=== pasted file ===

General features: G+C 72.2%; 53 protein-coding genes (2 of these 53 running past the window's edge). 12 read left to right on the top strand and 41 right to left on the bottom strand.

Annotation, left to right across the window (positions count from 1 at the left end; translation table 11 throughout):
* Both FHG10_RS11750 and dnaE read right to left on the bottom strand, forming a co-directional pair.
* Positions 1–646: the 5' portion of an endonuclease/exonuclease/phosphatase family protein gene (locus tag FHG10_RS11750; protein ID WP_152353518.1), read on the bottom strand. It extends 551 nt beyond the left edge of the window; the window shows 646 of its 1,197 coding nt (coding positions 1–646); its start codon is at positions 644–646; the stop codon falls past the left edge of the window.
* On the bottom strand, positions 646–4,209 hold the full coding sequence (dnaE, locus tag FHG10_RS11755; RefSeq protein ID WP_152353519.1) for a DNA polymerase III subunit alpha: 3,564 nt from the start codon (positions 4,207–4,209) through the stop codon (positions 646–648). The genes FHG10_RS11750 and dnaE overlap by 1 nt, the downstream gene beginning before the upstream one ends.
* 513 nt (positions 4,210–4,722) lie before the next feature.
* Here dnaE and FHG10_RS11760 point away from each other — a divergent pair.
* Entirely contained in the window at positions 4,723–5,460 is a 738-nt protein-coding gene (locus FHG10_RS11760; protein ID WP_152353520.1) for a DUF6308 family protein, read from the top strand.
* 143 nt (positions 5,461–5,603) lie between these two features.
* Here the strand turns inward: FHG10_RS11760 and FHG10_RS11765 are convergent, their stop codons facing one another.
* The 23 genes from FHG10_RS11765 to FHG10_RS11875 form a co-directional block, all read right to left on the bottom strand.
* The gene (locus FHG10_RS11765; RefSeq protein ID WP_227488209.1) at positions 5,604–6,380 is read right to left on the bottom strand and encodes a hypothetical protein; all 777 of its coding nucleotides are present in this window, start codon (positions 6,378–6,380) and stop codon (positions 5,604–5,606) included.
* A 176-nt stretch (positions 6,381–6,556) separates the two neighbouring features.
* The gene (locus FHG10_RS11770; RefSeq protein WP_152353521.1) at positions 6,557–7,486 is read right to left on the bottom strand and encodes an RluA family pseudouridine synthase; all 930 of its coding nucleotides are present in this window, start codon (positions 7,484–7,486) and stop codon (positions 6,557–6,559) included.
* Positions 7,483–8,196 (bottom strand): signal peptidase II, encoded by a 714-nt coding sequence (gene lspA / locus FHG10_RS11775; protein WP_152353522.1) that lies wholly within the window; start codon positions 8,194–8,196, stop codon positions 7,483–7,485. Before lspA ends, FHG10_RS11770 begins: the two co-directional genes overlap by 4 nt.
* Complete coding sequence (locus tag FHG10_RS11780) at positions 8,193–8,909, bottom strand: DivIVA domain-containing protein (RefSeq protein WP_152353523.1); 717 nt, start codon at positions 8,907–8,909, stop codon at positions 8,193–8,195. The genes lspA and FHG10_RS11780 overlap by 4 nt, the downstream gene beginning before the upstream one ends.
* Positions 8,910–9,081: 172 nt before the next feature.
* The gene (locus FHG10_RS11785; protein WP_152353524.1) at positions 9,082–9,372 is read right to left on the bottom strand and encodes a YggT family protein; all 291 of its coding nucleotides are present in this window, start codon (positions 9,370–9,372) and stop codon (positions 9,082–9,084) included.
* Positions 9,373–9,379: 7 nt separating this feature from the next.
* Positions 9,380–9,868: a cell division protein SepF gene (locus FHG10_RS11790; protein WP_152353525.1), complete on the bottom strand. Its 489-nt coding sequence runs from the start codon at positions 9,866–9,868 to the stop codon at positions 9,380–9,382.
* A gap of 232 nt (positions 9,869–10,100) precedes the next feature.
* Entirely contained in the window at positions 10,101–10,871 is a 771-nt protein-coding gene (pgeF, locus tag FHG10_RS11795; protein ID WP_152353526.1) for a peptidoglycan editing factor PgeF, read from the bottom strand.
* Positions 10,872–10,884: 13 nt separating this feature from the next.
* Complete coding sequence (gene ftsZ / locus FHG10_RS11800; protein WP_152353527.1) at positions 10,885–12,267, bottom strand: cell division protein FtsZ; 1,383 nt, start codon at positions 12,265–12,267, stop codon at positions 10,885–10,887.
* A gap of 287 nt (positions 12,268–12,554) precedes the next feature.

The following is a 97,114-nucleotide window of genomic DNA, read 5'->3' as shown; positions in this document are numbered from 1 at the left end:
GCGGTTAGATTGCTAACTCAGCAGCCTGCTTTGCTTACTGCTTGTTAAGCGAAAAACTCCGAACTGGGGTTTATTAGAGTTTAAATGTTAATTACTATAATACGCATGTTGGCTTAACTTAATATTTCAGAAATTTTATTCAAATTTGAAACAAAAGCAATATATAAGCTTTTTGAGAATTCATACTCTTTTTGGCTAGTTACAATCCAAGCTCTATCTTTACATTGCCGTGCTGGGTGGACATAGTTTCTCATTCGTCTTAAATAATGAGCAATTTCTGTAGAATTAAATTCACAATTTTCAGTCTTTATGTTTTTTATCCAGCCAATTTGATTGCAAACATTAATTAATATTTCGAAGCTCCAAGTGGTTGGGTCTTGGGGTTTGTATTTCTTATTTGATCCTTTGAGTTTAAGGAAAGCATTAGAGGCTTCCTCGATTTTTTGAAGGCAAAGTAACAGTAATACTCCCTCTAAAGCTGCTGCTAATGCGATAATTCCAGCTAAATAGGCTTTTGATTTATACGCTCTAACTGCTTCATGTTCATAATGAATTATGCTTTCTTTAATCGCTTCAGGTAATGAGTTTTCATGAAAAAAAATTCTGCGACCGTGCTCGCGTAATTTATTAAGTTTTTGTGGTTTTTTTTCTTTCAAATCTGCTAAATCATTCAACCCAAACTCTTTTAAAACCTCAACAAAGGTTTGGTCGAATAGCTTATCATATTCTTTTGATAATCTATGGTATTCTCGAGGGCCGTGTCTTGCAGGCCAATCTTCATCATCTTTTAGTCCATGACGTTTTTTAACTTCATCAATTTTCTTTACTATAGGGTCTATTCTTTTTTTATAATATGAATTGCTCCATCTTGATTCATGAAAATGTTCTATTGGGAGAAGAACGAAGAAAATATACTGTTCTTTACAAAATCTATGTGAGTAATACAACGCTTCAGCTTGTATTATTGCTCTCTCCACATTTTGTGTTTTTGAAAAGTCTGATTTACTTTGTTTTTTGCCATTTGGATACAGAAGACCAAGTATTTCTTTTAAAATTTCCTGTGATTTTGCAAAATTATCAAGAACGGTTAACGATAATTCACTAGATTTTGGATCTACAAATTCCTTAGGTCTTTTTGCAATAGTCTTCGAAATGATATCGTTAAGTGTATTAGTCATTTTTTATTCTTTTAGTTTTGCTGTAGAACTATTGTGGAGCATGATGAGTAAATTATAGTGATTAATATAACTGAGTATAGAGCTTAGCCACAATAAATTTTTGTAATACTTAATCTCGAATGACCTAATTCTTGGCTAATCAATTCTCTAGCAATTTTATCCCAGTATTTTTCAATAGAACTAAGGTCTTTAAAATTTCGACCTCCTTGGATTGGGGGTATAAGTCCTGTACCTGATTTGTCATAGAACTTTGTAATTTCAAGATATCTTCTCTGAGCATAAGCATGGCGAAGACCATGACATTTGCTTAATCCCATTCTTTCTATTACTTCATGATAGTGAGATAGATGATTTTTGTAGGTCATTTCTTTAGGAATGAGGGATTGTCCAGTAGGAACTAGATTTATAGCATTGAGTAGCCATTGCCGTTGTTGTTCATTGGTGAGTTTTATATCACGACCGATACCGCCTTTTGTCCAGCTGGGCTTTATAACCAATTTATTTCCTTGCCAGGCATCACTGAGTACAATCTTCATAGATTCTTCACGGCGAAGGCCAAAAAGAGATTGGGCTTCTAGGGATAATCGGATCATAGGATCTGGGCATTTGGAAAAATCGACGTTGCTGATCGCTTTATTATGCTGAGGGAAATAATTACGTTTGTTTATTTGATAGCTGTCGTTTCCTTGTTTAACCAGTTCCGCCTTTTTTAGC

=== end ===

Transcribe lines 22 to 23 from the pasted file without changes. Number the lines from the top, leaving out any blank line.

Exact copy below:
* Entirely contained in the window at positions 10,101–10,871 is a 771-nt protein-coding gene (pgeF, locus tag FHG10_RS11795; protein ID WP_152353526.1) for a peptidoglycan editing factor PgeF, read from the bottom strand.
* Positions 10,872–10,884: 13 nt separating this feature from the next.